Peter's Reviews > Xenocide

Xenocide by Orson Scott Card
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's review
Mar 13, 11

A wealth of emotional, scientific and philosophical conflict: Third in Orson Scott Card's "Ender" cycle, "Xenocide" charts the events on the planet of Lusitania, home to all three sentient species in existence, two of which are not represented anywhere else in the universe. All living things on Lusitania are subject to a virus, the Descolada, which attacks and modifies the genetic information of the host and is evolving rapidly to the extend that combating it requires constant alteration of viricides in both non-native sentient species. Yet the native species, the Pequeninos, require the Descolada to survive, as it forms the means by which they transform into the different phases of their lifecycle. Any species looking to leave the planet would be required to take the Descolada with them, as it adapts and becomes a necessary part of any organism's genetic make-up. This is one of the main problems the planet is faced with, but the second is equally serious:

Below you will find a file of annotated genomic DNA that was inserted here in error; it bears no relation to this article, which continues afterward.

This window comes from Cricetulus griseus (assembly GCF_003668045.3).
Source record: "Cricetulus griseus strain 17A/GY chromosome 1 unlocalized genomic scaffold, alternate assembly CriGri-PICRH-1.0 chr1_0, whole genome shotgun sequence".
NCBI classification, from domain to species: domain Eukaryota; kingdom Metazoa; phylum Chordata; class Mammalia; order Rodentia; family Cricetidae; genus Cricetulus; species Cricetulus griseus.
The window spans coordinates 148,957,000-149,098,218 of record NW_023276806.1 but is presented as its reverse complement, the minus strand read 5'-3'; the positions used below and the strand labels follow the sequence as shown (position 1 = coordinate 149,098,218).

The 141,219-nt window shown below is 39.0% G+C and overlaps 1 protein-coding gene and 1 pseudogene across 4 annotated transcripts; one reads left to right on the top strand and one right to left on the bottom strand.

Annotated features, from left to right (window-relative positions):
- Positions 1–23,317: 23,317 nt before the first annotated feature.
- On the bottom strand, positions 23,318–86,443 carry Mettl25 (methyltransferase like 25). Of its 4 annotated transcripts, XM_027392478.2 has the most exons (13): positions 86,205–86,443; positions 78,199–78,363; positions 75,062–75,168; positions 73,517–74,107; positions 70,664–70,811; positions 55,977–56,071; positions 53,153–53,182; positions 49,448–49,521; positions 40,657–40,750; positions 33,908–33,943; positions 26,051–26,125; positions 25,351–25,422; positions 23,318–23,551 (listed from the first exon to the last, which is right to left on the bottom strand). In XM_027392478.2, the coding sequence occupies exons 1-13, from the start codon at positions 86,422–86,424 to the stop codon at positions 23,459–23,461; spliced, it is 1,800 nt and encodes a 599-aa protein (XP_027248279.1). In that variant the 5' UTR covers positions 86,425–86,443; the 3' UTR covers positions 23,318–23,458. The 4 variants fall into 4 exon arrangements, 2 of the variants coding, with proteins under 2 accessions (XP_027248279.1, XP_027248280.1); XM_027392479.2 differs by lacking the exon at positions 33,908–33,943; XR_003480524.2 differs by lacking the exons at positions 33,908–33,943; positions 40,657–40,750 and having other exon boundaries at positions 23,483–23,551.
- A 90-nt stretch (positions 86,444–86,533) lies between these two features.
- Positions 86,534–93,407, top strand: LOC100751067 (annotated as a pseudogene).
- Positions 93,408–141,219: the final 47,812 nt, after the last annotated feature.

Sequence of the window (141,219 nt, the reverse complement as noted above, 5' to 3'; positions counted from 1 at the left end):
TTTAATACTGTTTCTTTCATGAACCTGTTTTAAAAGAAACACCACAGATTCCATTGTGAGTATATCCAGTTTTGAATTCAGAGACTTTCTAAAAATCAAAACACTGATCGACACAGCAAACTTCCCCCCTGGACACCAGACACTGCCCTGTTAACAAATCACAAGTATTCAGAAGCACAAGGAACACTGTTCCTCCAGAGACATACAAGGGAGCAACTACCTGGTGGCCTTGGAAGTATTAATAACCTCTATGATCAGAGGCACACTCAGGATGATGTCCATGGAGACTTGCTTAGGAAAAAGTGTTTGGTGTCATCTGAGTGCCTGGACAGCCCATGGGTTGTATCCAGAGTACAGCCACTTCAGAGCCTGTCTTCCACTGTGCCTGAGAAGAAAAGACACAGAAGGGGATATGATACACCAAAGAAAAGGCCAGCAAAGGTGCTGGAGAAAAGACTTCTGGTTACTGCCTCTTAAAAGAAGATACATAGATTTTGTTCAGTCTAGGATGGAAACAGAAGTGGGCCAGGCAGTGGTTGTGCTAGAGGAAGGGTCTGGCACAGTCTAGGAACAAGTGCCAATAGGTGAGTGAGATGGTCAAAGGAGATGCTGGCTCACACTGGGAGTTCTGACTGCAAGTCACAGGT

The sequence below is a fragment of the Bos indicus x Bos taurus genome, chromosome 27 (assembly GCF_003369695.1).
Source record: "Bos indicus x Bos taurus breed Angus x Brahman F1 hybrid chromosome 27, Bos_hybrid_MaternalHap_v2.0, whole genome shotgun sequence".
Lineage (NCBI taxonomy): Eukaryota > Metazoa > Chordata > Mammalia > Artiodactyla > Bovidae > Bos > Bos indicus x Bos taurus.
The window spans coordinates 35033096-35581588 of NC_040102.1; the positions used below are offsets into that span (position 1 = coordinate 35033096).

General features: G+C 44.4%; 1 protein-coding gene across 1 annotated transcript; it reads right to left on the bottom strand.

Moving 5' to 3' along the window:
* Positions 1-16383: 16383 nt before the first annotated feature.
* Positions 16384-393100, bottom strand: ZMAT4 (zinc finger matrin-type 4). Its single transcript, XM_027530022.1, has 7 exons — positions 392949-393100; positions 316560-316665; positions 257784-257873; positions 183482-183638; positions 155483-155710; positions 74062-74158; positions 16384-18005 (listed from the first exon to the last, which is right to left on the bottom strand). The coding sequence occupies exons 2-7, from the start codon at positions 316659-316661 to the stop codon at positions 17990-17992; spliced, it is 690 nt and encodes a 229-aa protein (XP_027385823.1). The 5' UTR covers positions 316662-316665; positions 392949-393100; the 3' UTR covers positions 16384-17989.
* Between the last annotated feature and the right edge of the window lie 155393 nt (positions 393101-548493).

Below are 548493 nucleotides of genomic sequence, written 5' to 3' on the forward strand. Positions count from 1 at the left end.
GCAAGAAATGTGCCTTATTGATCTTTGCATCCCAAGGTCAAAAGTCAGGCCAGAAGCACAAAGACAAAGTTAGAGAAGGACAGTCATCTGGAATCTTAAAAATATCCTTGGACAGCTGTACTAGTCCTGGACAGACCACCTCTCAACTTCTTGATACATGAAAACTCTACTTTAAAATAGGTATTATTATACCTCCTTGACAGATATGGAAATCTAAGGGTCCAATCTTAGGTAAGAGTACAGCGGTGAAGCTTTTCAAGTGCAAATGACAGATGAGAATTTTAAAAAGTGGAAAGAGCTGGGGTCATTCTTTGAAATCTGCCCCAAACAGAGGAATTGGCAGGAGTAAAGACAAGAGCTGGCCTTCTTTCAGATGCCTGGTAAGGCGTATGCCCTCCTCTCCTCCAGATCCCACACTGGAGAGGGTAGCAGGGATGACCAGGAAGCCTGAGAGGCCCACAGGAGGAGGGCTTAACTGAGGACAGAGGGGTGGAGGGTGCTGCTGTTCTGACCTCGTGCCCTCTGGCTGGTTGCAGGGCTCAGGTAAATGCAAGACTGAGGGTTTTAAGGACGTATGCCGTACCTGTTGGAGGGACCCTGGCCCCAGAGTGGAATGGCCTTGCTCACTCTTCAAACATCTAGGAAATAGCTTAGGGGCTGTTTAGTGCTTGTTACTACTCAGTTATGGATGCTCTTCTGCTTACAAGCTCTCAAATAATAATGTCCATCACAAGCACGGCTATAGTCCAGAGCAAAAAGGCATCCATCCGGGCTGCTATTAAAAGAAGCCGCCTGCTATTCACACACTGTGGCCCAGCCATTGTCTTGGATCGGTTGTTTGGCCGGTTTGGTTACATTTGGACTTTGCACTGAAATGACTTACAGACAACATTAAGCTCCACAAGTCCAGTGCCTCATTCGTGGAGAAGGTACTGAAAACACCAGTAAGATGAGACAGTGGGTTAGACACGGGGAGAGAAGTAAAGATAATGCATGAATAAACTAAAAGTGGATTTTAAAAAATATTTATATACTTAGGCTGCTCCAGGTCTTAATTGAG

Lusitania is under threat of being annihilated by a fleet sent by Starways Congress, because the planet's scientists have broken the law of not interfering with alien species by helping the sentient Pequeninos to gain a foothold in agriculture. Rather than sending the scientists to trial and certain lifelong exile, the colony rebels and is thus to be turned into an example.
The narrative hinges on Ender Wiggin and those around him, with a wealth of emotional, scientific and philosophical conflict between unique characters against a background of questions more normally expected in moral philosophy.

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